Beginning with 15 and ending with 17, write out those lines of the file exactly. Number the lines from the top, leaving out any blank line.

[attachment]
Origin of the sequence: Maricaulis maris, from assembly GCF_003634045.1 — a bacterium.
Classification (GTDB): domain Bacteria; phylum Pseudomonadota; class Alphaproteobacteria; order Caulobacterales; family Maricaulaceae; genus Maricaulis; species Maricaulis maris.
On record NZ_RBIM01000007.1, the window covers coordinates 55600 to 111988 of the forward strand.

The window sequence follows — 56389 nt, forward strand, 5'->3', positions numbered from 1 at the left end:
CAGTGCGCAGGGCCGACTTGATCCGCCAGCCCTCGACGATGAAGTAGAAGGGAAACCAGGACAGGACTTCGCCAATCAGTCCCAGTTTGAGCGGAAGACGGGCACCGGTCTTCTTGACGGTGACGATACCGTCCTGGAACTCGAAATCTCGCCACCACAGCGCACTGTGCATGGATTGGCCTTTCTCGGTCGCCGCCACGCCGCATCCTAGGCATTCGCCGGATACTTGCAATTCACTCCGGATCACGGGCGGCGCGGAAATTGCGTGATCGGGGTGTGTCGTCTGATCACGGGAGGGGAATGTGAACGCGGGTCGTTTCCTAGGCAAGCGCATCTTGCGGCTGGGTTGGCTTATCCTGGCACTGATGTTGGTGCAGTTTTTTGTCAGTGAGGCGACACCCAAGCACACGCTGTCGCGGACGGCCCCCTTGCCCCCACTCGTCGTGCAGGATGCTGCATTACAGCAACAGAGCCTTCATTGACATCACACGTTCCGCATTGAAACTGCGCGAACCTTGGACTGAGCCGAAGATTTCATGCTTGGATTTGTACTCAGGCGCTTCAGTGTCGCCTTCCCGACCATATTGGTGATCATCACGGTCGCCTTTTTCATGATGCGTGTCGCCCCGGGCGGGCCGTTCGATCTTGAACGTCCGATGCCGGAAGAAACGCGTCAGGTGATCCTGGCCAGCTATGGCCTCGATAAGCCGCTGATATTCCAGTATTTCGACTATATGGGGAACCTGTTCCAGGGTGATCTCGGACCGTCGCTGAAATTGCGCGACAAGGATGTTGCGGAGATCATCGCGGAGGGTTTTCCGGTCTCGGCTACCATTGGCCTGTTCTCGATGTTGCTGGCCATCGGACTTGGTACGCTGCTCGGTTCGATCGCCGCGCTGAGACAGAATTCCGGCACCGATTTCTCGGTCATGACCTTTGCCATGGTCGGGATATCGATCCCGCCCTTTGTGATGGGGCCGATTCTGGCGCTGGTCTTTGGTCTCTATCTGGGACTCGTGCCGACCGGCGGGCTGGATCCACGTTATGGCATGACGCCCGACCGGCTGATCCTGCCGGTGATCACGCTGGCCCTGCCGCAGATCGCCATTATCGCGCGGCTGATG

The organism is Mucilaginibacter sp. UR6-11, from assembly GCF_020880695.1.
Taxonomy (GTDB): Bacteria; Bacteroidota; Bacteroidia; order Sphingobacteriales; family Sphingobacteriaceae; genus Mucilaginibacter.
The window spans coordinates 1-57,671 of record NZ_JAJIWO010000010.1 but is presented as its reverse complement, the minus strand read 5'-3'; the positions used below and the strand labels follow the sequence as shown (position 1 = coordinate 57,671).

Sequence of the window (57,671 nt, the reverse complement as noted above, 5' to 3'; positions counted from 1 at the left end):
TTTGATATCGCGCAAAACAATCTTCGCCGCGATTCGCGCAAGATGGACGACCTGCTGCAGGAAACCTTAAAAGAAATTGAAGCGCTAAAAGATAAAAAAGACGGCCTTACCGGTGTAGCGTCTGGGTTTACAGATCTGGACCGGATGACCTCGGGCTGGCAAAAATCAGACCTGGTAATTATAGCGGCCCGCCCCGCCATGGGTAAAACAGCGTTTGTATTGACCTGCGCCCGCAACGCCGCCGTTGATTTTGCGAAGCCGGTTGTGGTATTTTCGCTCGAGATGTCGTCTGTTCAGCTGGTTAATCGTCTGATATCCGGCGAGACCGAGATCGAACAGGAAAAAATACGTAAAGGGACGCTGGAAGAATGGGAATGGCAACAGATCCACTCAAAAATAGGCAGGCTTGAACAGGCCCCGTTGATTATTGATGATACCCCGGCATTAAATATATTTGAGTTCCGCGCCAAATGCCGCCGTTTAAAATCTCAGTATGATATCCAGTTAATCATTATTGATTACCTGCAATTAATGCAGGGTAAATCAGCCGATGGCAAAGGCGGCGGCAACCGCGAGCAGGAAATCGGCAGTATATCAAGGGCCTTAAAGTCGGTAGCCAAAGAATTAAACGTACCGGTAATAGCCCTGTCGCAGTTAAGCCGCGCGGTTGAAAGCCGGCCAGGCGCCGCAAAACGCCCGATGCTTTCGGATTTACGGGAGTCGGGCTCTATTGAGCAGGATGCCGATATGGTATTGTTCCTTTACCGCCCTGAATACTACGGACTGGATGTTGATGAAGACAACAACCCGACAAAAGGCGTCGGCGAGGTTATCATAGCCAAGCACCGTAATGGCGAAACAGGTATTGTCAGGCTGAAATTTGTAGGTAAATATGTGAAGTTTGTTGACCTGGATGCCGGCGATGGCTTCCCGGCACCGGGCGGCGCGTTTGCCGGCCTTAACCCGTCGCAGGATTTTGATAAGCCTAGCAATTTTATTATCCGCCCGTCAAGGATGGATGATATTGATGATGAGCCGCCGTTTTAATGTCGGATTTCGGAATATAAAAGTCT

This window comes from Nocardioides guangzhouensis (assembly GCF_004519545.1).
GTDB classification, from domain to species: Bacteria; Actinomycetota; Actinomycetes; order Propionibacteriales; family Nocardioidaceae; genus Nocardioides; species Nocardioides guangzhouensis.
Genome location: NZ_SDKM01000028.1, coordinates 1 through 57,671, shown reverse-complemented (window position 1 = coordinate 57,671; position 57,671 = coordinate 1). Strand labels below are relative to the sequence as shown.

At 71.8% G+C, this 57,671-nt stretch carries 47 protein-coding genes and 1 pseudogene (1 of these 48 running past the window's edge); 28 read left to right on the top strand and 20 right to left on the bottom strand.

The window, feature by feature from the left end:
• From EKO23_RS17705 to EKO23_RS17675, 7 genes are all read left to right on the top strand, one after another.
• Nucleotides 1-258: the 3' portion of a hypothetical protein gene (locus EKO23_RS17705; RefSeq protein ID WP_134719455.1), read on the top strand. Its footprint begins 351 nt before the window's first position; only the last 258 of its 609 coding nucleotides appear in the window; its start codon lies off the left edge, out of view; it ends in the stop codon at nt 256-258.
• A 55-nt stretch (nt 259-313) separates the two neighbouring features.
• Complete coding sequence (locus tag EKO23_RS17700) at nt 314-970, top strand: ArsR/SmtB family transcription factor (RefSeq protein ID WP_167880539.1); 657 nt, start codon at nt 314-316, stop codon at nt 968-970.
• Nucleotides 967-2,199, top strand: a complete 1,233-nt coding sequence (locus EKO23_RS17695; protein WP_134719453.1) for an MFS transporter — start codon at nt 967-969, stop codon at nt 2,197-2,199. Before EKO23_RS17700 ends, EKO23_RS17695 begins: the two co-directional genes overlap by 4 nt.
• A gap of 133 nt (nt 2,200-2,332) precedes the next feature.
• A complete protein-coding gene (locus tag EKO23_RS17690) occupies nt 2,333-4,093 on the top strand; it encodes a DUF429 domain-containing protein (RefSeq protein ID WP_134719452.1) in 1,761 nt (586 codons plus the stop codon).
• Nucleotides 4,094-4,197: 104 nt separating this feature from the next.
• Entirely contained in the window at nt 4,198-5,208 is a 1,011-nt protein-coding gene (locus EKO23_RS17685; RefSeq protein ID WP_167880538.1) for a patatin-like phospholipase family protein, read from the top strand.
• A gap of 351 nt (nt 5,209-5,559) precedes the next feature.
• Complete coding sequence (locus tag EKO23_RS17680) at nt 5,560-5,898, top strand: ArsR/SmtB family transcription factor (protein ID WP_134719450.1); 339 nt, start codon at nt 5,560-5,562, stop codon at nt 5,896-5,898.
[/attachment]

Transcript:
The window, feature by feature from the left end:
• From EKO23_RS17705 to EKO23_RS17675, 7 genes are all read left to right on the top strand, one after another.
• Nucleotides 1-258: the 3' portion of a hypothetical protein gene (locus EKO23_RS17705; RefSeq protein ID WP_134719455.1), read on the top strand. Its footprint begins 351 nt before the window's first position; only the last 258 of its 609 coding nucleotides appear in the window; its start codon lies off the left edge, out of view; it ends in the stop codon at nt 256-258.